Today’s news coverage features a vigorous debate over last night’s announcement that a grand jury in Missouri declined to indict police officer Darren Wilson for his role in the death of Michael Brown, an unarmed African-American teenager. Some believe that Wilson clearly should have been indicted for an unnecessary and unjustified killing; others counter that the grand jury process allowed the development of facts which show that Wilson acted well within the rules governing law enforcement and self-defense. In this column – which we hope to make a recurring feature on the blog – I hope to situate this legal news in the context of relevant Supreme Court decisions (here, decisions about how grand juries work), and in doing so help to advance a better understanding of both the news and the law.  

An eye-catching graphic based on data from Ben Cassleman at shows that, at least in federal cases, what happened in this case is extraordinarily rare. Grand juries almost always bring the indictments that prosecutors request. But which way does this cut?

Maybe it goes to show that this case really was the rare one in which the evidence just didn’t support the charges: As Cassleman notes, one “benign” reason why the rare cases that do not result in an indictment often involve police shootings is that prosecutors feel compelled in such cases to bring charges they otherwise wouldn’t bring. (Andrew Sullivan just published a reader’s email to the same effect.) News accounts make clear that there was a lot of conflicting eyewitness testimony; given all the exculpatory evidence, many who are hardly inclined to defend the Ferguson police department have said they can “see why the grand jury would have reason to doubt whether Officer Wilson committed a crime.”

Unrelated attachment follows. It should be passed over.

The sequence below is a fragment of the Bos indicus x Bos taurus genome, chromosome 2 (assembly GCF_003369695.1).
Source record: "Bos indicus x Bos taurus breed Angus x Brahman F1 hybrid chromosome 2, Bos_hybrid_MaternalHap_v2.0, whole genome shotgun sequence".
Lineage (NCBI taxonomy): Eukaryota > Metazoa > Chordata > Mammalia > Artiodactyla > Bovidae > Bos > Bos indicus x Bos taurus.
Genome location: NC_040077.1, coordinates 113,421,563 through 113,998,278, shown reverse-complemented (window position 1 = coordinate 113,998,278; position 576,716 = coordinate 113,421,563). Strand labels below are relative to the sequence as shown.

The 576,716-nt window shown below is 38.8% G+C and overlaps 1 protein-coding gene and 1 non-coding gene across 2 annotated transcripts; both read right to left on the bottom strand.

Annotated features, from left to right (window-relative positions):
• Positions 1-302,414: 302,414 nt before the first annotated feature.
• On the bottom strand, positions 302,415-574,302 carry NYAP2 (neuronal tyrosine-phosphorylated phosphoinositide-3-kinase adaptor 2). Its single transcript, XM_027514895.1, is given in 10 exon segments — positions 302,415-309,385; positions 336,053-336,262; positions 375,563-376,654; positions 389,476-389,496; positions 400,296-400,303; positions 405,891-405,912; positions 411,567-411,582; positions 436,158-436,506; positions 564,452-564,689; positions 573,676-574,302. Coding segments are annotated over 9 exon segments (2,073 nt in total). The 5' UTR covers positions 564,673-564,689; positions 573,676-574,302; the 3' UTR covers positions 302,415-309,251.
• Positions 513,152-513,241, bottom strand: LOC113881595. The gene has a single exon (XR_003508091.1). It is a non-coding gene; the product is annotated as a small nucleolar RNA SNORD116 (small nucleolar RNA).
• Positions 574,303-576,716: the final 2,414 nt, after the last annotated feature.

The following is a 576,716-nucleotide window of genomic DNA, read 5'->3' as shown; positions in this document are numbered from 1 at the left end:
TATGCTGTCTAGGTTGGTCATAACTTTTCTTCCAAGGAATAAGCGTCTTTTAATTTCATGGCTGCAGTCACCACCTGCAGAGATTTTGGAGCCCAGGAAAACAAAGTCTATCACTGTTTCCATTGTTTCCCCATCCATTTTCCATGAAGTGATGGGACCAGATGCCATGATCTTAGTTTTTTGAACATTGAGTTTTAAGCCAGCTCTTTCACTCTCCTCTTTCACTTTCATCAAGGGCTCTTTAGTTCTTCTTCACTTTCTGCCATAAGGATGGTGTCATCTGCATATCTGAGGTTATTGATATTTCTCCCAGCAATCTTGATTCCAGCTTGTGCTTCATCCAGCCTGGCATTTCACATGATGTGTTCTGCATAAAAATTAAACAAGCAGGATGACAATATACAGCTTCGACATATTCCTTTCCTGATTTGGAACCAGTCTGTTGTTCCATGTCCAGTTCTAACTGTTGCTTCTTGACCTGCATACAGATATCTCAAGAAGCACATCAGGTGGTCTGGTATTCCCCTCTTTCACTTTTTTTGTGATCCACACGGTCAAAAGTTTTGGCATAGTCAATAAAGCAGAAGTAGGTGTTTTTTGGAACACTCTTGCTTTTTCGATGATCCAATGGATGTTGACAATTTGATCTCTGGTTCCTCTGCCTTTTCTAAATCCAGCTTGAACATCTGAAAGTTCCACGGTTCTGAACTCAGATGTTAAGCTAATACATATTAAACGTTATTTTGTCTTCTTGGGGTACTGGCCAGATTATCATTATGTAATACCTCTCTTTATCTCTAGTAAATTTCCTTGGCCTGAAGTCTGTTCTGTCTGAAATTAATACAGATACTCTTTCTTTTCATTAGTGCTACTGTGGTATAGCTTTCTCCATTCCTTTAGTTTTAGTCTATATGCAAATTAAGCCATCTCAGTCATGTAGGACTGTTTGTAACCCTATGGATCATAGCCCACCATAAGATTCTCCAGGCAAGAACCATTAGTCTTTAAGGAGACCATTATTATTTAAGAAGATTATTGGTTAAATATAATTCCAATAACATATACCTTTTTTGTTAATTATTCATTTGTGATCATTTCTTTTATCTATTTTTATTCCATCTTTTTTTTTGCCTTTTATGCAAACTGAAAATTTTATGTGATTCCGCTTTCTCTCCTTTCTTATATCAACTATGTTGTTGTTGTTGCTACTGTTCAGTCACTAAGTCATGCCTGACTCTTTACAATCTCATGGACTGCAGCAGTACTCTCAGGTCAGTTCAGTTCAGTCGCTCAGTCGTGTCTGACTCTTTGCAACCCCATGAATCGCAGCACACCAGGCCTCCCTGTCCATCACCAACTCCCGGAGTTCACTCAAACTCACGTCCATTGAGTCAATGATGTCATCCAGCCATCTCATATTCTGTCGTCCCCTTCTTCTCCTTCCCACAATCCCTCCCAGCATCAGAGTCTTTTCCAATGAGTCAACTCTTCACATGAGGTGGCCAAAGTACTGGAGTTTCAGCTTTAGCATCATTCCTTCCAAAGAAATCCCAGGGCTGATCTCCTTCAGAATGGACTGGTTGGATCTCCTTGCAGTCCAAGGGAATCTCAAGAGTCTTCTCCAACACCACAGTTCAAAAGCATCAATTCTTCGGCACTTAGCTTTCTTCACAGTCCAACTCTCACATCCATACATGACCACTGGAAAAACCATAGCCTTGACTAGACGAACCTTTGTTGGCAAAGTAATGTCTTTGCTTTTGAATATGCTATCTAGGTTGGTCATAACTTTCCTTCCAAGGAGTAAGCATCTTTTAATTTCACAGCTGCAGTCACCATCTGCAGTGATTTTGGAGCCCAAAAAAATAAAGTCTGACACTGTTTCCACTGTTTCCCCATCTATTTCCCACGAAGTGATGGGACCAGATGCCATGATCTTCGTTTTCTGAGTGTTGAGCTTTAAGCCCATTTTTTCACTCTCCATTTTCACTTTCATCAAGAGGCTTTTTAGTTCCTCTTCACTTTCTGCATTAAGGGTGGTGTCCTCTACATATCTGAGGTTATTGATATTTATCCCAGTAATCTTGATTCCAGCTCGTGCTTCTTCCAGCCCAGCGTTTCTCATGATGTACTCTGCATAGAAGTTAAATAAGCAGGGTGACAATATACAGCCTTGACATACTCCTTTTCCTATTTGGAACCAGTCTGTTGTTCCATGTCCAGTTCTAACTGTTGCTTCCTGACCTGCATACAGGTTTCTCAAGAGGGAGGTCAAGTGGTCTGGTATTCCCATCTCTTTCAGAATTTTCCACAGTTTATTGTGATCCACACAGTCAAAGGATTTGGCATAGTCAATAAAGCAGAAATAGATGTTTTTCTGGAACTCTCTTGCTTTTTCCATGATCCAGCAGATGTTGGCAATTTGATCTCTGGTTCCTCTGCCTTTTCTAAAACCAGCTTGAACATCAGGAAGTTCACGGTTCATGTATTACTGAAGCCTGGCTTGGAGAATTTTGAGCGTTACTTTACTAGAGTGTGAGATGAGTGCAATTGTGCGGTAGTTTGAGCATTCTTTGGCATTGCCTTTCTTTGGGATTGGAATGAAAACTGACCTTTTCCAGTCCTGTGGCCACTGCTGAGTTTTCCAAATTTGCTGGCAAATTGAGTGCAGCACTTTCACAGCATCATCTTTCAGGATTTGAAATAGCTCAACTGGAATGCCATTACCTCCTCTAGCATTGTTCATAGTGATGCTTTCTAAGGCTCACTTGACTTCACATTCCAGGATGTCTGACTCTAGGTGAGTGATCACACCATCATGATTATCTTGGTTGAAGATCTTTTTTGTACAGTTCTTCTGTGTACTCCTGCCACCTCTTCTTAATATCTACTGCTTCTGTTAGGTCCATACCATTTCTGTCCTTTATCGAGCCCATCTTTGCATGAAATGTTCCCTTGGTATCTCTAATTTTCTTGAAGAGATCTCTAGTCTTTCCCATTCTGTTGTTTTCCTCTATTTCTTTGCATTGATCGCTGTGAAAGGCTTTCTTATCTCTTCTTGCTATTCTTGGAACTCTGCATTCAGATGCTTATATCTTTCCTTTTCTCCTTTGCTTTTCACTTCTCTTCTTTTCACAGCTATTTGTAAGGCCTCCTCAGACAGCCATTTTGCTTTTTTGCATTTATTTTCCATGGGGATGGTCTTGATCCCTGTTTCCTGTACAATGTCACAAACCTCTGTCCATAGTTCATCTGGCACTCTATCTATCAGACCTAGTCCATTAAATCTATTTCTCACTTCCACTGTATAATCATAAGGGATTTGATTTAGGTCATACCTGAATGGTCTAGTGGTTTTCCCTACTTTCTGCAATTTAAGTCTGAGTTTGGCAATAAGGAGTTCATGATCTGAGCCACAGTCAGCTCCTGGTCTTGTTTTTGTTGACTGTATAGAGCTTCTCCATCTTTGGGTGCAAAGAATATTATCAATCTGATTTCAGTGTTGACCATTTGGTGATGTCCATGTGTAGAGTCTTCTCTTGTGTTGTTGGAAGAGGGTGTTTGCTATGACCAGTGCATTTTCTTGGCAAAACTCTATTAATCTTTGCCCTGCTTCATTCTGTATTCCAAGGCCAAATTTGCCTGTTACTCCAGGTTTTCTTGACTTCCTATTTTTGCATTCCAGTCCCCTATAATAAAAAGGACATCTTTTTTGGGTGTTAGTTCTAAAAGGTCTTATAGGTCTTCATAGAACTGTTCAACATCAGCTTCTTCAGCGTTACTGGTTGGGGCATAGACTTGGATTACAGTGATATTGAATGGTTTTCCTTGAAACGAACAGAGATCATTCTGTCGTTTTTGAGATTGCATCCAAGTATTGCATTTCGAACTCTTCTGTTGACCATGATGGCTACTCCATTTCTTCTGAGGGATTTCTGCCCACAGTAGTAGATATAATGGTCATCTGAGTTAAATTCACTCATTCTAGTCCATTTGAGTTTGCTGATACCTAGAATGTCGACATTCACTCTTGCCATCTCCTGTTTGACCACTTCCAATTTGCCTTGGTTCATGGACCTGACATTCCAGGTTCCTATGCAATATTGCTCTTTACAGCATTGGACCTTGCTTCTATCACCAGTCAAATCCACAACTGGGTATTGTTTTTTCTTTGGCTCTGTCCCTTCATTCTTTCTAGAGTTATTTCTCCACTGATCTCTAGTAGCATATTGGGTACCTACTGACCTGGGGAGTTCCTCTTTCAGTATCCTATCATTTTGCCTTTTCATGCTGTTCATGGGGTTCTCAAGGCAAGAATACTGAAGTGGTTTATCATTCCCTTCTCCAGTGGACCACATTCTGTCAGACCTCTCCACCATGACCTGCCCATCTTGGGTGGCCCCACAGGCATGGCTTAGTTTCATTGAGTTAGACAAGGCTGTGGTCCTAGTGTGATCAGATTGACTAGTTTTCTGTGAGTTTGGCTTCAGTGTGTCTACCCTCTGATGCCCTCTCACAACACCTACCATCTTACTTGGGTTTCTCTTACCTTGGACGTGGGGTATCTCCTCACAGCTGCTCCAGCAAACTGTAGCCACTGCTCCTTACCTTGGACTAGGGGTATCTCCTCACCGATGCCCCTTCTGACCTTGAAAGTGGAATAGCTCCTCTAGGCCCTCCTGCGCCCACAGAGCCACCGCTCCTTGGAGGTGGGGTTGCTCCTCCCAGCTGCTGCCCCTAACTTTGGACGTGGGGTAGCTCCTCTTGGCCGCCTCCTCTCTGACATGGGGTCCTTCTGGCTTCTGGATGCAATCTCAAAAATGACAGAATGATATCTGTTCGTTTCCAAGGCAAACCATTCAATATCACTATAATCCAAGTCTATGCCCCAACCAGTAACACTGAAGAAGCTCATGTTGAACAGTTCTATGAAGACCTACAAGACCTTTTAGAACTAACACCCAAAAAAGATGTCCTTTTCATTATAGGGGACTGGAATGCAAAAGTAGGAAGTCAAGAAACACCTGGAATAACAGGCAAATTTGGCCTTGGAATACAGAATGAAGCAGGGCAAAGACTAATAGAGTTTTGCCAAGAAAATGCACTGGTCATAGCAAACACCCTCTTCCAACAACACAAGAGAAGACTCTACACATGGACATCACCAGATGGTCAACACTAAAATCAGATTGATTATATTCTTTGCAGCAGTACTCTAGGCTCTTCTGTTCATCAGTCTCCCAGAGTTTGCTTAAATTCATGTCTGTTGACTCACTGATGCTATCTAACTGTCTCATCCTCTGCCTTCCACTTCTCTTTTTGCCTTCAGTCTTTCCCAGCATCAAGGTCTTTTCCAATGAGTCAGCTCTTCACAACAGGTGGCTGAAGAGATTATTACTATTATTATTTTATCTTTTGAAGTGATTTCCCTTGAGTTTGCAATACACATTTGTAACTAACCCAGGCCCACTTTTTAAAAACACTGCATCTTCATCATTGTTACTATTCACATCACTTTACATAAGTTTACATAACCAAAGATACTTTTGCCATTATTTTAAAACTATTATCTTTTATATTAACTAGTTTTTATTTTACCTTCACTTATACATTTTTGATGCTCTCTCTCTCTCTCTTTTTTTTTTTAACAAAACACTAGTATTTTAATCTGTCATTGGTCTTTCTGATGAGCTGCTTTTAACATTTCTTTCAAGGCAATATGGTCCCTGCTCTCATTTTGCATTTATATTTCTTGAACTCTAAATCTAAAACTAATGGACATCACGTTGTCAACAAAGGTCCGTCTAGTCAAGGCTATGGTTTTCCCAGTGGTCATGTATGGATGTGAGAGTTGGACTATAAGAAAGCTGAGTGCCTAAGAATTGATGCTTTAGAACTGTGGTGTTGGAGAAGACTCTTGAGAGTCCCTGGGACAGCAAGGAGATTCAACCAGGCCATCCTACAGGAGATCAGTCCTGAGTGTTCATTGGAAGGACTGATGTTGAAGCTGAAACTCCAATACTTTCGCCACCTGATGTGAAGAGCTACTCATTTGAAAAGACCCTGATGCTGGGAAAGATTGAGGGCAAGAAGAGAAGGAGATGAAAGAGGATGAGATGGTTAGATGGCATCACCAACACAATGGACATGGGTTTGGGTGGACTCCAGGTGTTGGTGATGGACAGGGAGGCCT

On the other hand, Cassleman says, his graphic might support a theory of bias – either against the minority victim or in favor of the police. It might be that the jurors were just less inclined to believe that Brown was shot for no reason because he is black, or more inclined to believe Wilson because he is white or wears blue. And it might be that prosecutors just “tend to present a less compelling case against officers, whether consciously or unconsciously,” because they (after all) are law enforcement officers too, who consistently work with the police.

What’s missing from this discussion – and the rest of the coverage I’ve seen – is that this grand jury result may have been different from almost any other because the process was unlike almost any other. And that’s because of a contentious Supreme Court decision from two decades ago.

The question in United States v. Williams was whether it is prosecutorial misconduct, requiring the dismissal of an indictment, for the prosecutor to withhold from the grand jury “substantial exculpatory evidence” in his possession that might lead the grand jury to reject the indictment. The Supreme Court said no. Justice Scalia, joined by four other Justices, held that the Constitution does not require exculpatory evidence to be disclosed, even when it is directly contrary to the prosecutor’s theory of guilt. That is partly because the grand jury’s role is not to determine guilt or innocence, but rather to decide whether there is enough evidence of a crime that a conviction is possible. The grand jury itself can say “we’ve heard enough,” and so the Court declined to impose on the prosecutor a burden to present it with all of the evidence.